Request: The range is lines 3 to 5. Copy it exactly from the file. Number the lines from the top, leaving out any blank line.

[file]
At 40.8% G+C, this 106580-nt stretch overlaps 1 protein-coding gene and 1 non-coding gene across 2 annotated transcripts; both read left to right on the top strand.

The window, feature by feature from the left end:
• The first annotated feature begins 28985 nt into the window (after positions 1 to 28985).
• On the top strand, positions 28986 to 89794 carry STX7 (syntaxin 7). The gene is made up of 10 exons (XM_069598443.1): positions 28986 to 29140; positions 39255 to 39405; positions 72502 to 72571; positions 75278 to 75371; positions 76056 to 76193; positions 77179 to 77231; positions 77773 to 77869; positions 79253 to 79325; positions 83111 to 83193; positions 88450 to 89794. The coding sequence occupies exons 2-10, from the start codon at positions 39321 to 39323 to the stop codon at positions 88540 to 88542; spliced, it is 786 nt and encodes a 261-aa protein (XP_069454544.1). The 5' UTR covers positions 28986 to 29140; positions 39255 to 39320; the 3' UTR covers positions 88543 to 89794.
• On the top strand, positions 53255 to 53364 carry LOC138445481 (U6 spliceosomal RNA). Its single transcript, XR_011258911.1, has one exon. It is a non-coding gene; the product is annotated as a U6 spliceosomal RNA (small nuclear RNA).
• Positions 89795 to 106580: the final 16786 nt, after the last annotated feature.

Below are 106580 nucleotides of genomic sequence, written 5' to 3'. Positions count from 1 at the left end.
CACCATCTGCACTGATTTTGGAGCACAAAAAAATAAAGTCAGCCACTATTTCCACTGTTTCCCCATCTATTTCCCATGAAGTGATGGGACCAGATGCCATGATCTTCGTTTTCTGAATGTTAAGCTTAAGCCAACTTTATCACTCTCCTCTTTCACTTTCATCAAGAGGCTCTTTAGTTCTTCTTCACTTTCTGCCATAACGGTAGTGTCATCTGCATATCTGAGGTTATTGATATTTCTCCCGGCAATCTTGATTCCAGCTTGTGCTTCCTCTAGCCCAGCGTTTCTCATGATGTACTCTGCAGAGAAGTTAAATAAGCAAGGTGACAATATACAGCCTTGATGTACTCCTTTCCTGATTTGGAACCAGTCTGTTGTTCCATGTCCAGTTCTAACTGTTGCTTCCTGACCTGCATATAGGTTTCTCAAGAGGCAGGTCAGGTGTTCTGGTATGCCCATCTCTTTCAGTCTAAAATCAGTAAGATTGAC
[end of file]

• The first annotated feature begins 28985 nt into the window (after positions 1 to 28985).
• On the top strand, positions 28986 to 89794 carry STX7 (syntaxin 7). The gene is made up of 10 exons (XM_069598443.1): positions 28986 to 29140; positions 39255 to 39405; positions 72502 to 72571; positions 75278 to 75371; positions 76056 to 76193; positions 77179 to 77231; positions 77773 to 77869; positions 79253 to 79325; positions 83111 to 83193; positions 88450 to 89794. The coding sequence occupies exons 2-10, from the start codon at positions 39321 to 39323 to the stop codon at positions 88540 to 88542; spliced, it is 786 nt and encodes a 261-aa protein (XP_069454544.1). The 5' UTR covers positions 28986 to 29140; positions 39255 to 39320; the 3' UTR covers positions 88543 to 89794.
• On the top strand, positions 53255 to 53364 carry LOC138445481 (U6 spliceosomal RNA). Its single transcript, XR_011258911.1, has one exon. It is a non-coding gene; the product is annotated as a U6 spliceosomal RNA (small nuclear RNA).